Sick Sinus Syndrome

Sick sinus syndrome (SSS), also known as sinus node dysfunction, is a relatively rare type of arrhythmia (abnormal heart rhythm). It is a condition in which the sinus node, which is located in the right atrium and serves as the heart’s natural pacemaker, is unable to set the pace of the heart as well as it should. Sick sinus is a syndrome, or a cluster of signs and symptoms that occur together, whether or not the cause of the condition is known. Advanced SSS is often marked by alternating rapid and slow heart rhythms, neither of which produces a good cardiac output. Patients can often feel this yo–yo effect, which results in not enough blood circulating through the body. If left untreated, sick sinus syndrome can lead to heart–related complications such as heart failure. In addition, patients with SSS are at increased risk for heart attack, even after treatment. However, treatment for the disease dramatically lowers risk of complications.


Symptoms of sick sinus syndrome (SSS) may develop over a lengthy span of time, even over a period of years, or there may be none present. Because they may not seem important on their own, people may not seek treatment until SSS has reached an advanced stage. Symptoms include:

  • Syncope (fainting) spells.
  • Bradycardia (a heart rate that is consistently less than 60 beats per minute).
  • Palpitations (a feeling in the chest of a fast or pounding heartbeat).
  • Angina (chest pain) caused by a lack of blood flow in the heart.
  • Heart failure (new or worsening).
  • Dizziness or lightheadedness.
  • Shortness of breath.
  • Muscle aches.
  • Confusion.
  • Fatigue or unusual tiredness.
  • Disturbed sleep.

Risk Factors:

There are many factors that may cause or contribute to the development of sick sinus syndrome (SSS). They include:

  • Cardiac ischemia. A lack of oxygen in heart muscles and tissue due to a restriction of blood flow to the heart, usually caused by coronary artery disease.
  • Heart attack. Scarring or death of heart muscle due to lack of oxygen. Oxygen-rich blood is blocked by a blood clot in a coronary artery, usually due to plaque-related narrowing of the artery (coronary artery disease).
  • Hyperkalemia. Too much potassium circulating in the blood. Potassium enters the body through food and is removed from the body as urine produced by the kidneys. Hyperkalemia is usually the result of kidney failure.
  • Antiarrhythmics. Medications used to treat arrhythmias (abnormal heart rhythms) have been connected to SSS. These medications may be withheld or reduced in the event of SSS. However, if a pacemaker is implanted to regulate the heart rhythm, antiarrhythmics may be prescribed to help prevent abnormally fast heart beats (tachycardia).
  • Beta blockers. Medications that reduce the workload of the heart and lower blood pressure. They are commonly prescribed for conditions such as angina (a certain type of chest pain, pressure or discomfort) or heart failure. They are also prescribed for people who have high blood pressure (hypertension).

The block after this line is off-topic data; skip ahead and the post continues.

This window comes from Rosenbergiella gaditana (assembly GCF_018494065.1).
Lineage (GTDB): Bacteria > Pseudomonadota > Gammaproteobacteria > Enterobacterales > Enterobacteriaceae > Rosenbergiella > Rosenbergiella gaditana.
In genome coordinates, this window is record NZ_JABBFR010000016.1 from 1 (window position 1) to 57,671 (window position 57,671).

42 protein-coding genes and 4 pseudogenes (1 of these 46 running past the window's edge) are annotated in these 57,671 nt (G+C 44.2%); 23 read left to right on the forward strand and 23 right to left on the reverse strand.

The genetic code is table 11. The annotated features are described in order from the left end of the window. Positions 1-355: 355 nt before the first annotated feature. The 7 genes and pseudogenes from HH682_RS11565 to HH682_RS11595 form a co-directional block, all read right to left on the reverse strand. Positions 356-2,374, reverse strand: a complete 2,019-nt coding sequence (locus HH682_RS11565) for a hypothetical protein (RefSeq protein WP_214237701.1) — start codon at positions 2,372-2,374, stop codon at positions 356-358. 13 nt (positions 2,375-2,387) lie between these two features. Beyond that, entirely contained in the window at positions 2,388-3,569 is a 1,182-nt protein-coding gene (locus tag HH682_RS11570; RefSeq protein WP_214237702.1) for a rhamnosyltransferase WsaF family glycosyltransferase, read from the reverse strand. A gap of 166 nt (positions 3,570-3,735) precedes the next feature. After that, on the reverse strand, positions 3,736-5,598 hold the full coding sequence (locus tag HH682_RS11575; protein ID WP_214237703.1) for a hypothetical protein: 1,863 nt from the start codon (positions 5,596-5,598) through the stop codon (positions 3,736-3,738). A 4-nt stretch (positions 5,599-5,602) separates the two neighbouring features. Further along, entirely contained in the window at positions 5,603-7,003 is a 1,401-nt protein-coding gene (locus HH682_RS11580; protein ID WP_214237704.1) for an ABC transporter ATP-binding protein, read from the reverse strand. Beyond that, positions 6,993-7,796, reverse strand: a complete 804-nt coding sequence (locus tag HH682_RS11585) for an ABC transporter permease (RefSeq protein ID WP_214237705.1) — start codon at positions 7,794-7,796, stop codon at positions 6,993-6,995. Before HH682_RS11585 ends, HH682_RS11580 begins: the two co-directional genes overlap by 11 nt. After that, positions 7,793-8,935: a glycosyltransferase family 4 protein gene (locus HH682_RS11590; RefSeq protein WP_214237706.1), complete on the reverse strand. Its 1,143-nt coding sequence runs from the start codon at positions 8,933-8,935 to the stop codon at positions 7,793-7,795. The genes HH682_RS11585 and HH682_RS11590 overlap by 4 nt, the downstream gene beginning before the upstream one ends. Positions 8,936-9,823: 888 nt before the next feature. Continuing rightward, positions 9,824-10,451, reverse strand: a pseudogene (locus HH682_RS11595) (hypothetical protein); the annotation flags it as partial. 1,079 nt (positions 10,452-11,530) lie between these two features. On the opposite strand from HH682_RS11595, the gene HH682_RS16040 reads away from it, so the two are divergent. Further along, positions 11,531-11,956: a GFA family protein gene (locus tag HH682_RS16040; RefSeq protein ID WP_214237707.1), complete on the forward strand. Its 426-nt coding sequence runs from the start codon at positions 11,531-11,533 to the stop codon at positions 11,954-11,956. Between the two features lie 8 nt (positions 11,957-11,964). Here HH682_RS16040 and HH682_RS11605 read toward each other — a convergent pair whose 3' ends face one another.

• Hypothyroidism. Abnormally low levels of thyroid hormones in the blood.
  • Sleep apnea. A sleep disorder in which a person’s breathing stops and starts many times during sleep.
  • Electrolyte disorders. Electrolytes are biochemical compounds that play an important role in controlling fluid levels, maintaining the body’s acid/base balance, nerve conduction, blood clotting and muscle contraction (including that of the heart). They include calcium, potassium, chloride and sodium.
  • Cardiomyopathy. A disease of the heart in which the muscles' ability to pump blood is inhibited or weakened, usually due to the enlargement, thickening and/or stiffening of the heart muscle.
  • Heart surgery. Operations on the heart, particularly the atria, are a common cause of SSS in children. The syndrome can be caused by thickened scarlike tissue forming on the atria, blocking the natural electrical patterns of the heart. In adults, there is a risk of developing SSS following catheter ablation (elimination) of part or all of the sinus node to treat tachycardia.

How it is Diagnosed:

Diagnosis of sick sinus syndrome (SSS) is usually made after a medical history and physical examination by a cardiologist. The syndrome is difficult to diagnose because patients often have few symptoms, and many patients are elderly and have other cardiac conditions. In general, a physician looks for the following combinations of signs, in addition to arrhythmias, to make a diagnosis of SSS.

  • A heart rate that is consistently slower than normal (60 beats per minute), which may or may not be accompanied by episodes of a rapid heart rate (more than 140 beats per minute).
  • Normal or low blood pressure.
  • Symptoms that appear only during episodes of arrhythmia.
  • An electrocardiogram (EKG) result that shows one or more of the various arrhythmias associated with sick sinus syndrome.

Treatment Options:

Because of the nature of the disease, sick sinus syndrome (SSS) often is not diagnosed until its advanced stages. If the syndrome is detected even though it is producing no symptoms, no treatment is necessary. However, if the patient is taking medications that may worsen the condition, those medications likely will be stopped and/or replaced with safer alternatives. Treatment is necessary once SSS enters the advanced stages. The most common treatment is a combination of an artificial pacemaker and antiarrhythmic medications.

Disclaimer: All results may not be found. This section offers educational information related to the prevention, diagnosis and treatment of cardiovascular disease and is not intended to provide specific medical advice, but rather to provide users with information to better understand their health and their diagnoses disorders. Specific medical advice is not be provided and we urge you to visit a qualified physician for diagnosis, treatment and for answers to your questions.